note the rubber cement - this is not just any rubber cement. this is a brand name product that has saved me a lot of money. each time a sole or lining starts to come loose (typically on my sneakers) i carefully pry it back and try to ease it off as far as possible : if the edge of the adhesive is failing, the rest is sure to also give way eventually. don't simply fix the loose perimeter, or the problem will remain in the center of the shoe, beyond your reach

    yes, this is pricey stuff. but if you search you can find it - and its thinner - from a single source, each at an amazing price. there is an additional fee for submitting an order totaling less than one hundred dollars, but even with that surcharge and shipping, the cement and thinner were less than the price of the cement elsewhere. check around - this adhesive is considered a 'must-have' in shoe making and repair (the thinner is not as important)



    making the mould box - assembly

    making the mould box - assembly

    and, just like that, the box is done ( painfully detailed and long-winded steps and explanations removed for the comfort of visitors )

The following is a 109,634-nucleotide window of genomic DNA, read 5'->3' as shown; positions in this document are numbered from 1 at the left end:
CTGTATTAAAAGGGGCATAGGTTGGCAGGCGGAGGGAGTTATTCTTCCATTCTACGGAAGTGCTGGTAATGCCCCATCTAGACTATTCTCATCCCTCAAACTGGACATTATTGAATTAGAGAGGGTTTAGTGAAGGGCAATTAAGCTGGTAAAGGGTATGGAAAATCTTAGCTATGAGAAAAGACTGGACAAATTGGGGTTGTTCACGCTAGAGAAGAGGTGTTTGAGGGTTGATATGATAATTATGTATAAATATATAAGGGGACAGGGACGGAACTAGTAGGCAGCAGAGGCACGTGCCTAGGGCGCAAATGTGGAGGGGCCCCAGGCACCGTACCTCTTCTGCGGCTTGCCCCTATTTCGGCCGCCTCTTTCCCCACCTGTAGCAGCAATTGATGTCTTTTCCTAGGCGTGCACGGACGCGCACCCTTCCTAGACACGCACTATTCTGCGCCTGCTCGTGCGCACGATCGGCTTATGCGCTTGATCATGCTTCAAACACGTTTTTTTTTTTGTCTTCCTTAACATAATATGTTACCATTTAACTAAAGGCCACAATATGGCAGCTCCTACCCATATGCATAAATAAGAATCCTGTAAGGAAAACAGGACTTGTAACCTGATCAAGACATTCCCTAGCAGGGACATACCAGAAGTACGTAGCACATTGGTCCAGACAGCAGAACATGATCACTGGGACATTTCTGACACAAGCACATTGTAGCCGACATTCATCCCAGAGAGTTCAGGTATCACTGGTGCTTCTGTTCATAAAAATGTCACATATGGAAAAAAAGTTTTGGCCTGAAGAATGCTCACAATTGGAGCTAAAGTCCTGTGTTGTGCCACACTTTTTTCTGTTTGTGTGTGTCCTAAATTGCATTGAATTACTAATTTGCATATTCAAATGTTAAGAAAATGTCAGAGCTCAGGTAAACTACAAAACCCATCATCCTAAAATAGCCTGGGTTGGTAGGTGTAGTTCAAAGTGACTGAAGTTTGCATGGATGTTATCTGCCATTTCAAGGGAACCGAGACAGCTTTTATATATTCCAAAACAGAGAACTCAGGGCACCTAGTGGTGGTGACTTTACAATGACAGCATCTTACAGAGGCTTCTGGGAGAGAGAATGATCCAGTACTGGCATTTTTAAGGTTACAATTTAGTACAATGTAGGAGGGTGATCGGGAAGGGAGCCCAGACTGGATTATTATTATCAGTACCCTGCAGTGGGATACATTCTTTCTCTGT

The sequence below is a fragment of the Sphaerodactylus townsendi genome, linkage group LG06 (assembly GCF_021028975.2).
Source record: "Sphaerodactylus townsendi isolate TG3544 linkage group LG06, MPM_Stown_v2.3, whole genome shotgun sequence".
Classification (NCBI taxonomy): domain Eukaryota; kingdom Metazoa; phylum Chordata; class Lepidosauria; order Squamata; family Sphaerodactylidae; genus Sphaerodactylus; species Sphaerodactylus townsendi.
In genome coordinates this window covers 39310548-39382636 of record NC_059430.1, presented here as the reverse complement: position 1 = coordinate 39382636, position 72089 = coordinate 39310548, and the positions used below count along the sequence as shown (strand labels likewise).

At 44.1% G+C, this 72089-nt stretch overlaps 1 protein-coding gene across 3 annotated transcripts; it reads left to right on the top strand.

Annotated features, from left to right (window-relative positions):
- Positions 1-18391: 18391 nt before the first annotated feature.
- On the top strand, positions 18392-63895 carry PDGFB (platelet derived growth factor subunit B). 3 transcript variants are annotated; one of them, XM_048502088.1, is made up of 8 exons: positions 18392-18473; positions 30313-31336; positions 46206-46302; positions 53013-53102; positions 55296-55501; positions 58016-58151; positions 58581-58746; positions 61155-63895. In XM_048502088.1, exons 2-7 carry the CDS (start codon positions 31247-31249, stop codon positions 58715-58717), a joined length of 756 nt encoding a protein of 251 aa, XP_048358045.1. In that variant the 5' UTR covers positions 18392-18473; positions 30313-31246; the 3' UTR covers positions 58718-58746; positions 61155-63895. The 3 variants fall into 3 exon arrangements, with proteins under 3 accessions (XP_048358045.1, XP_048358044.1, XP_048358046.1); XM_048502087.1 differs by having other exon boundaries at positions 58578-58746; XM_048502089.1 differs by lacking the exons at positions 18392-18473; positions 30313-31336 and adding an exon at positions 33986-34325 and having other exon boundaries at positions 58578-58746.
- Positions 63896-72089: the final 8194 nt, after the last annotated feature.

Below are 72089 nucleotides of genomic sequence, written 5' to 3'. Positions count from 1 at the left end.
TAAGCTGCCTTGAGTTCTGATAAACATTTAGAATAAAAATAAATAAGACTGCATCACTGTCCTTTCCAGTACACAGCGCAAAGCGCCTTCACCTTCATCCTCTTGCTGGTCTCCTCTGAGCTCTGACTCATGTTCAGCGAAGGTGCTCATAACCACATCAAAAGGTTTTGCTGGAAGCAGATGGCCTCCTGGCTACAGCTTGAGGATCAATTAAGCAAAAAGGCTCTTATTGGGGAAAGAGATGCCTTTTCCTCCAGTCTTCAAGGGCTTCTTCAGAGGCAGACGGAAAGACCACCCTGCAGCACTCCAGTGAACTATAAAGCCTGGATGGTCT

completed mould box

    completed mould box

    sweet. if there is any question about leakage, i recommend applying a bead of Aleene's Original Tacky Glue to the seams

    <commercial> Aleene's dries clear and remains flexible </commercial>



    get comfortable

    get comfortable

    it took a while, but i eventually found a combination of chair and support box that would allow me to relax while the alginate cured

    if you're like me, sitting still for ten to fifteen minutes is sheer torture ... there's ... so much ... to do ... must ... escape ...

    remember : you need to hold your foot still, about half an inch from the bottom of the mould and centered from side to side, front to back. maybe you can do that standing, or in an uncomfortable sitting position, but not me



    safety warnings

    safety warnings

    this is where we turn our attention to the alginate and get ready to pour. alginate is a very fine powder that can get into your lungs and combine with the moisture and mucous to form a rubber. this is fatal stuff, so follow the safety directions from the manufacturer